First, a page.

Linking terrorist attacks with mental illnesses is callous

Gun violence and mental health are often linked whenever an incident of shooting is reported anywhere in the United States. Not in many, but in some cases the connection between the two has been established. However, it was disturbing to hear the talks of mental illness as the cause behind the last month’s terror attack on the British Parliament.

The deadly terror attack in the vicinity of the Palace of Westminster on March 22, 2017 saw five people – the perpetrator, a police officer and three civilians – dead, while around 40 others were injured. Even as the police and the government were quick in terming it a “terror attack” blaming it on an international terror group, social media platforms were abuzz with the speculations of the lone attacker’s mental illness.

Terror and stigma cannot go hand in hand

Linking terrorism to mental health without any basis can further stigmatize and discriminate mentally ill people from the normal ones, leading to serious repercussions. Such advocacy is generally practiced by people grappling with mental illnesses themselves or by those who do not understand mental illnesses.

“We don’t understand how someone could carry out an act of violence. It’s easy to pin it on something that’s convenient. We’re missing something when we do that,” said Wendy Giebink of the National Alliance on Mental Illness, summarizing the situation.

In an editorial published in The British Medical Journal in 2016, the authors have discussed in detail the link between mental illnesses and terrorism. They have called for an urgent need for responsible media reporting, urging journalists to refrain from linking every violent attack with a mental health disorder.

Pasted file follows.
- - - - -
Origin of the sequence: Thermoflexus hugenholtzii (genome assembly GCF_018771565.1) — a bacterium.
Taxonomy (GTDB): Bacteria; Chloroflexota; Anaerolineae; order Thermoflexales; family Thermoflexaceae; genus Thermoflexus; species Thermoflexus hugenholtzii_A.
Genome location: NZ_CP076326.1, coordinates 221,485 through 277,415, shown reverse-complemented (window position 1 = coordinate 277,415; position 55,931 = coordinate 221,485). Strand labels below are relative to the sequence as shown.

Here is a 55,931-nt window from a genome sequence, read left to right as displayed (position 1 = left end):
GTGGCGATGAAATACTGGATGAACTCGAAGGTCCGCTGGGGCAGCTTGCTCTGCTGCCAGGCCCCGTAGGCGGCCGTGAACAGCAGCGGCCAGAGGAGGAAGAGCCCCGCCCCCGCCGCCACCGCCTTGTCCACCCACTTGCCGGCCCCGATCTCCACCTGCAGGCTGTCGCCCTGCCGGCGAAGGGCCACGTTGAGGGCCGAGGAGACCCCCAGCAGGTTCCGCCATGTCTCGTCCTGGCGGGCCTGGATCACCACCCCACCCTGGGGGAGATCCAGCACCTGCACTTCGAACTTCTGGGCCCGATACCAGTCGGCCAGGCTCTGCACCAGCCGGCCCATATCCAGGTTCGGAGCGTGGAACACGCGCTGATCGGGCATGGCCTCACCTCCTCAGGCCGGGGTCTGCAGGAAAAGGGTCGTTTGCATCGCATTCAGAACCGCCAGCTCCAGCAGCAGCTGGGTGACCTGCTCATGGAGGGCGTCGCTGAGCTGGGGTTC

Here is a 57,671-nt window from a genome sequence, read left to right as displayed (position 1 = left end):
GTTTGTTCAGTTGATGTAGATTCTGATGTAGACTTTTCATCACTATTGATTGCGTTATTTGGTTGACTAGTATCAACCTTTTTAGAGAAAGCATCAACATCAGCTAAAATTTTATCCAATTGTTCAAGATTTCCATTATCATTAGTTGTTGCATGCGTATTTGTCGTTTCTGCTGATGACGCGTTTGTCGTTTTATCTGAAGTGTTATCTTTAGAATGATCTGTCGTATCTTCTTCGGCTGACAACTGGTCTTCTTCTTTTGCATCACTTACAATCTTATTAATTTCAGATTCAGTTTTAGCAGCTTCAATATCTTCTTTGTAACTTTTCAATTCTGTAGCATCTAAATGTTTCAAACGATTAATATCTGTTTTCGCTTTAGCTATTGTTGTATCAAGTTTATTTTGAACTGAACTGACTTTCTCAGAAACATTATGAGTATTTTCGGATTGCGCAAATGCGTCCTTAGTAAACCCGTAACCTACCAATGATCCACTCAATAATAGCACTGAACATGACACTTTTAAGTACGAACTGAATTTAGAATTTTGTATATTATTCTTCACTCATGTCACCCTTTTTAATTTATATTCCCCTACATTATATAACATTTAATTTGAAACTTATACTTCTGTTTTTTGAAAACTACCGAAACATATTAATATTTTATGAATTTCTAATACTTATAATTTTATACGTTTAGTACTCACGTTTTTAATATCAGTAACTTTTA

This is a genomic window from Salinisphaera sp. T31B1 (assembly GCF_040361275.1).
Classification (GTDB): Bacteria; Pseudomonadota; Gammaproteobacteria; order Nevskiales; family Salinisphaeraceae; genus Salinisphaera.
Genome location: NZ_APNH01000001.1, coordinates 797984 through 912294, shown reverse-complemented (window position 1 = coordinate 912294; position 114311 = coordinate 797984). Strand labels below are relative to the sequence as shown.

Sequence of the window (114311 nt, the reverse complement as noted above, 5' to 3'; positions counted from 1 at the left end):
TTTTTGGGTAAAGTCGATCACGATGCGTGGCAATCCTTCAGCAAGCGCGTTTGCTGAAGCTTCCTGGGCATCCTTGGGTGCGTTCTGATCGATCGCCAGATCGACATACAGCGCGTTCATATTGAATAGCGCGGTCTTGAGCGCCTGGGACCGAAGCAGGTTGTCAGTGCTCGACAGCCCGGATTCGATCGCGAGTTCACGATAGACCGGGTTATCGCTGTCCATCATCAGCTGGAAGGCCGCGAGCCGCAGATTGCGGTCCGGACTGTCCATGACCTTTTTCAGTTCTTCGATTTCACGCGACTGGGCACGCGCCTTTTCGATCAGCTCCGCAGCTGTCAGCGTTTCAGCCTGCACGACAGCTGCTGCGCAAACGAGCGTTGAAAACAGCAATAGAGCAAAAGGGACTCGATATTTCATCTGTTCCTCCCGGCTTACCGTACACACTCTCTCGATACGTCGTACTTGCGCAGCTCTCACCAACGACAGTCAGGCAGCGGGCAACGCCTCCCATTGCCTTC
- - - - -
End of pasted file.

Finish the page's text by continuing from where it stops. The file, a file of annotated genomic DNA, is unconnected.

The researchers insisted that terrorist groups rather avoid recruiting people with mental health disabilities because they too hold the same stigmatized views as that of the rest of the people. Also, they perceive mentally ill people as undependable, difficult to train and a security threat.

Dealing with stigma

Stigma usually involves avoidance, prejudice, discrimination and rejection directed towards people believed to be afflicted with a mental disorder. This might result in needless suffering and denial leading to delay in treatment. The condition may turn the affected person into a recluse, avoiding even day-to-day activities. The more serious consequences of stigma can be the expulsion of mentally ill people from housing, insurance, employment and medical care.

Combating stigma associated with mental health patients should be the top priority of authorities. Reaching out to people with mental health problems is the most effective way to reduce discrimination and prejudice.

In fact, anti-stigma interventions like social campaigns and educational awareness in schools and colleges can lessen negative discernments towards such people. Statistics suggests that one in five Americans lives with a mental health condition and each of them has his own sufferings and feelings. It is imperative that we respect and regard the feelings of such people.

Recovery from mental illnesses

Unfortunately, mental health illnesses are still a forbidden subject across the world. Even the media seems to take a backseat when it comes to mental health. But people with mental health disorders often suffer lasting pain emotionally and need medical treatment as soon as possible. In addition, untreated mental health illnesses might drive someone towards addiction and even crimes.

If you or a loved one has a mental health disorder, the 24/7 Mental Health Helpline  can help with relevant information that should be helpful in fighting the problem. Our representatives have your best interests in mind. You may call our 24/7 helpline number 855-653-8178 or chat online with our mental health specialist for further assistance.